Works on improving your strength and mobility needed to return you to your home.  This may include balance activities, bed and wheelchair mobility, gait training, stair training, and the use of specialized equipment to achieve goals.
  • The Speech Language Pathologist (SLP)
    Facilitates communication (both expression and comprehension), reading and writing when indicated, swallowing and cognition.
  • The Social Worker
    Acts as your liaison with the team, coordinates family meetings, discharge planning, and follow-up services.
  • Therapeutic Recreation Specialist (TR)
    Plans and implements activities that promote cognitive stimulation, social interaction, increased self-esteem, and leisure activity awareness.
  • The Registered Dietitian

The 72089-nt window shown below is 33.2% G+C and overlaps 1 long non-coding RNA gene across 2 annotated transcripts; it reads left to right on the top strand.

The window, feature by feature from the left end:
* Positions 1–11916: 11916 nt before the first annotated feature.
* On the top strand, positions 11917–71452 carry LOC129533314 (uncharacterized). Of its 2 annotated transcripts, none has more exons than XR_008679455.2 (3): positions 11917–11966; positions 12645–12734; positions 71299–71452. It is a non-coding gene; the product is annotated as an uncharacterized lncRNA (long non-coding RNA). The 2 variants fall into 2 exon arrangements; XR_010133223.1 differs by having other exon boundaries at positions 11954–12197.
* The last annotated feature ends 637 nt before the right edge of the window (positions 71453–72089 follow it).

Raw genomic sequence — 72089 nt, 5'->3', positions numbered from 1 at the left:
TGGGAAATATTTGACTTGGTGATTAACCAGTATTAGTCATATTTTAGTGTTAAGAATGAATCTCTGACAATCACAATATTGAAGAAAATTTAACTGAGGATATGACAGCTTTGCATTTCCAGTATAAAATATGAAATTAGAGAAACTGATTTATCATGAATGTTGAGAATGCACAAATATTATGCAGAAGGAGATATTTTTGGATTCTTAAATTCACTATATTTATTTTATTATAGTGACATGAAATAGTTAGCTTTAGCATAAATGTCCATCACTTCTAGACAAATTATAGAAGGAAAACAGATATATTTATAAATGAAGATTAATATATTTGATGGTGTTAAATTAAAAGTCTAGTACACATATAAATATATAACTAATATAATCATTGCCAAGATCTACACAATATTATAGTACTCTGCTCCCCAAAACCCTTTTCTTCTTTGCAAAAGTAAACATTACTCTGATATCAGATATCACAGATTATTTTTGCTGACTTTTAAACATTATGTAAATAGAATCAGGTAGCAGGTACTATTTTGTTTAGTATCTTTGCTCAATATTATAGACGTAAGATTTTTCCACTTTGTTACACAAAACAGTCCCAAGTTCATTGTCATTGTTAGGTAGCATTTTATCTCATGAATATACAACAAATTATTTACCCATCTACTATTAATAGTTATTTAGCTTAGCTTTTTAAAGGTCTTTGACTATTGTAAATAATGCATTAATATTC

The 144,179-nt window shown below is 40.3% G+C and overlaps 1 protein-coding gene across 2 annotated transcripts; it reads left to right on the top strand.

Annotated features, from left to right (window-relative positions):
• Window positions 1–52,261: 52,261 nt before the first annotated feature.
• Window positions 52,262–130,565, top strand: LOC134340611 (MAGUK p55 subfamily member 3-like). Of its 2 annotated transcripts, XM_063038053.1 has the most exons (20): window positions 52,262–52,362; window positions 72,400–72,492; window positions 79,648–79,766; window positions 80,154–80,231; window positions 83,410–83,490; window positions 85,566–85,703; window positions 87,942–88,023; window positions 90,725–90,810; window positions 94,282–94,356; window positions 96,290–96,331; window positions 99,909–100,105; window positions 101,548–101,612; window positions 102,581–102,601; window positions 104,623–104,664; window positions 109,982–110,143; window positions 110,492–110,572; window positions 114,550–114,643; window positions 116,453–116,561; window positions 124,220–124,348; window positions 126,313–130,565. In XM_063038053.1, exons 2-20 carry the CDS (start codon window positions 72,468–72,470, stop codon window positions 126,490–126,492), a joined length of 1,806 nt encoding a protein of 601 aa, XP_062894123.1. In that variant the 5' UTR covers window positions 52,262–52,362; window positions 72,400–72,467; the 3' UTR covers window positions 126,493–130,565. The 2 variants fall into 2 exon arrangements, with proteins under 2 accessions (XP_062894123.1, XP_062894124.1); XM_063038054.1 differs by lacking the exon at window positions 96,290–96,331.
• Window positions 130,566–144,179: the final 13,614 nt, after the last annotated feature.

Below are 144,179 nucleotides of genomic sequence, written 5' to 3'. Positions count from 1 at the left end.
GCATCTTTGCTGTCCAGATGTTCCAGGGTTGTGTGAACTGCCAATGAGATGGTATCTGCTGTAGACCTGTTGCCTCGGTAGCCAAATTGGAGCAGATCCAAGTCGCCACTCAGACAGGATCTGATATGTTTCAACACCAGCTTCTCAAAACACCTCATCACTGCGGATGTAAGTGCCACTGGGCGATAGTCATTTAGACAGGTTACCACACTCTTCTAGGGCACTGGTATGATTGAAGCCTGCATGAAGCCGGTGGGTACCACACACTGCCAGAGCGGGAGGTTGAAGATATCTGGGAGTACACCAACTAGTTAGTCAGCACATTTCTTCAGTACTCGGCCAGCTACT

Ensures your nutritional needs are being met and provides nutritional counseling, dietary instruction, and education.
  • Consultants
    Other specialists may be brought in to help meet your specific needs.

 

Your rehabilitation team strives to communicate effectively with you, the patient, your family or caregivers and each other on a daily basis through a number of channels:

Patient Care Conferences

Upon completion of the initial evaluations, the treatment team meets to discuss their findings and to develop an interdisciplinary treatment plan.  Short and long term rehabilitation goals for each patient are established and reviewed weekly by the treatment team during this conference.  As a result of the interdisciplinary discussion the rehabilitation treatment plan is revised and discharge goals are established.

Family Conference

Prior to discharge the social worker may schedule a family conference if needed.  This conference involves the entire treatment team, family, the patient (when possible) and the insurance case manager (when appropriate).  The purpose of this meeting is to review the patient's progress, to make recommendations for continued treatment and to develop an appropriate aftercare plan.

Training Days